So, how do you make business development easier for you and more accepting for your clients? How do you make those type of meetings valuable to both you and your client so that each party feels their time wasn’t wasted?
You do this by redefining business development.
First, let’s start with the original definition.
In episode 125 of The Civil Engineering Podcast, which is our second episode in our Women in Civil Engineering series, I will be talking to Mary Lang, P.E., P.P., LEED GA, who is a principal at Yu & Associates. Mary will discuss design build and what civil engineers should know about this delivery process, which while it has been around for a while, continues to become more and more popular.
Here Are Some of the Questions I Ask Mary:
- What advice can you give some of the younger female engineers out there?
- Tell us about the time you took a break in your career to raise your children?
- What is Design Build?
- What are the benefits and risks of using this delivery process from the engineer’s perspective?
- Do you see Design Build becoming more popular moving forward?
Here Are Some Key Points Discussed in This Episode About Design Build:
This is a guest blog by Jim Hughes
The number of engineers launching their own startup companies is increasing. More and more engineers are pursuing new entrepreneurial ventures with the dream of becoming their own boss, launching their own product or services, and making a dent in their industries. This has highlighted something that is critical to startup success: employee management, which is a huge challenge.
Employee management covers best practices to retain the top talent who will help you achieve your goals. As a founder, you know that a big part of your success (or failure) is your people. So, as you work your way towards establishing an engineering startup, it is important to equip yourself with knowledge in employee management.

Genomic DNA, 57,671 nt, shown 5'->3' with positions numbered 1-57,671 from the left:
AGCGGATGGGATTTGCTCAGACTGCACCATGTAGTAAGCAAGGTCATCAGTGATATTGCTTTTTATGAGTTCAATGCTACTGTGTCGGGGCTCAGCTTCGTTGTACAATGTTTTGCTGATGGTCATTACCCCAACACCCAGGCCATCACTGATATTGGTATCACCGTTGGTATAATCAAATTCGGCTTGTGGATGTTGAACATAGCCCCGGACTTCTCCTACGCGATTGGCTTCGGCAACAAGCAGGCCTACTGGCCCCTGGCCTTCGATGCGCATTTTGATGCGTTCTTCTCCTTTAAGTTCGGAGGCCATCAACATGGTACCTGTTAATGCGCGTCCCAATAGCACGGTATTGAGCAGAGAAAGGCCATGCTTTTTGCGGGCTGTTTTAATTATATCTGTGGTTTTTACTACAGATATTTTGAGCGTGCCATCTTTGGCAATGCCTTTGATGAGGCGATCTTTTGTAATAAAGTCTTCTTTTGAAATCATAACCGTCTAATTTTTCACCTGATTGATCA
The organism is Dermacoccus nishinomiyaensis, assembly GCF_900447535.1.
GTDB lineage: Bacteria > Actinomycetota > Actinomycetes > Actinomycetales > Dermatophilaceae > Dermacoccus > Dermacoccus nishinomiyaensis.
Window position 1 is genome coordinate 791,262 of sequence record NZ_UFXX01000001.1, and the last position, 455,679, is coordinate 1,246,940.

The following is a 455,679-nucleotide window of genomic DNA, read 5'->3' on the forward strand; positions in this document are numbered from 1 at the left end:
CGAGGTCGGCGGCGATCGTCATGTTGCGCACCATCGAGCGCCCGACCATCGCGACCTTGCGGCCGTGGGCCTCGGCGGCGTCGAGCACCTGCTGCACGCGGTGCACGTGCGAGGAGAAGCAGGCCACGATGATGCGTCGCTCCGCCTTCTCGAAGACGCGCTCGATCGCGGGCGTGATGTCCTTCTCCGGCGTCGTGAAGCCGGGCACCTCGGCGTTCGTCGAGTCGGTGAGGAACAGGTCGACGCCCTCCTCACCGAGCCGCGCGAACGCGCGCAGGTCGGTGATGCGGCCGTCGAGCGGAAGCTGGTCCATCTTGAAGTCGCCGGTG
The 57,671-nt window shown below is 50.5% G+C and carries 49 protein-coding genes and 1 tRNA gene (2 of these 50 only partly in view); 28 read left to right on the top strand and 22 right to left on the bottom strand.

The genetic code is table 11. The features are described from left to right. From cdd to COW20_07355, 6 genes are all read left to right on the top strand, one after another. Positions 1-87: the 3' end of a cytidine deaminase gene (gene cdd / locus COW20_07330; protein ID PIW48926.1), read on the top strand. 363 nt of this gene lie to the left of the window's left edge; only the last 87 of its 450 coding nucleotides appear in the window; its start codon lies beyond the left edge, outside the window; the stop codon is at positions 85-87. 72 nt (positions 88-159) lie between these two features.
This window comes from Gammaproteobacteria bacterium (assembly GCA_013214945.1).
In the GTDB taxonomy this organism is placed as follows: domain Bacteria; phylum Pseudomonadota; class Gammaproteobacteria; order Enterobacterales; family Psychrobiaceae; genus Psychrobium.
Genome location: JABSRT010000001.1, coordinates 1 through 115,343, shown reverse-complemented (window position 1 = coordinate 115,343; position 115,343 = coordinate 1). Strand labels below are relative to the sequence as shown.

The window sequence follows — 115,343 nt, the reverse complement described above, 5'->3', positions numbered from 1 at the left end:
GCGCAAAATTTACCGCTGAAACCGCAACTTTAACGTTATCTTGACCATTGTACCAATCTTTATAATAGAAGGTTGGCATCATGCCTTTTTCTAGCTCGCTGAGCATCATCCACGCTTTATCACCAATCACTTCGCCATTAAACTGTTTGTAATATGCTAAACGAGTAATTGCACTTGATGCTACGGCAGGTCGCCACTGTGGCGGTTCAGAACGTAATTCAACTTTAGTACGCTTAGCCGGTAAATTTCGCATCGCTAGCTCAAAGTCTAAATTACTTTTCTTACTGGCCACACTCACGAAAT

Finding the Right People
In this episode, I will tell you a short story about a long drive that changed the way I think and had a major impact on our business here at the Engineering Management Institute. I hope that it helps you to cultivate an opportunistic mindset in your career and life overall.
Here are some of the key points discussed in this short story about my long unforeseen drive:
This is a guest blog post by Mary Jane Riccardi, SPHR, MBA
Whether project management or organizational management, the foundation of a great management career starts with exceptional technical/professional performance. Many engineering professionals start their careers with strong technical skills, honed through years of schooling, challenging work assignments, and delivering on project management expectations. Moving into a project or organizational management role takes a new set of skills, which can be developed long before acquiring the manager title.
Through developing professional consulting competencies engineers can accelerate their skill development while providing additional contribution to their firms. Also, it allows early career engineers to demonstrate their people skills to those internal decision makers, who may be making those promotional decisions.
So what specifically are professional consulting competencies? After talking with and listening to many junior and senior professional consultants in the A/E industry, I developed a 10-competency model that can be used to guide any engineer in their role as a professional consultant. Executing on technical skills and abilities can develop the first four, the next five require focus on people. Pursuing self-development is important regardless of your career goals.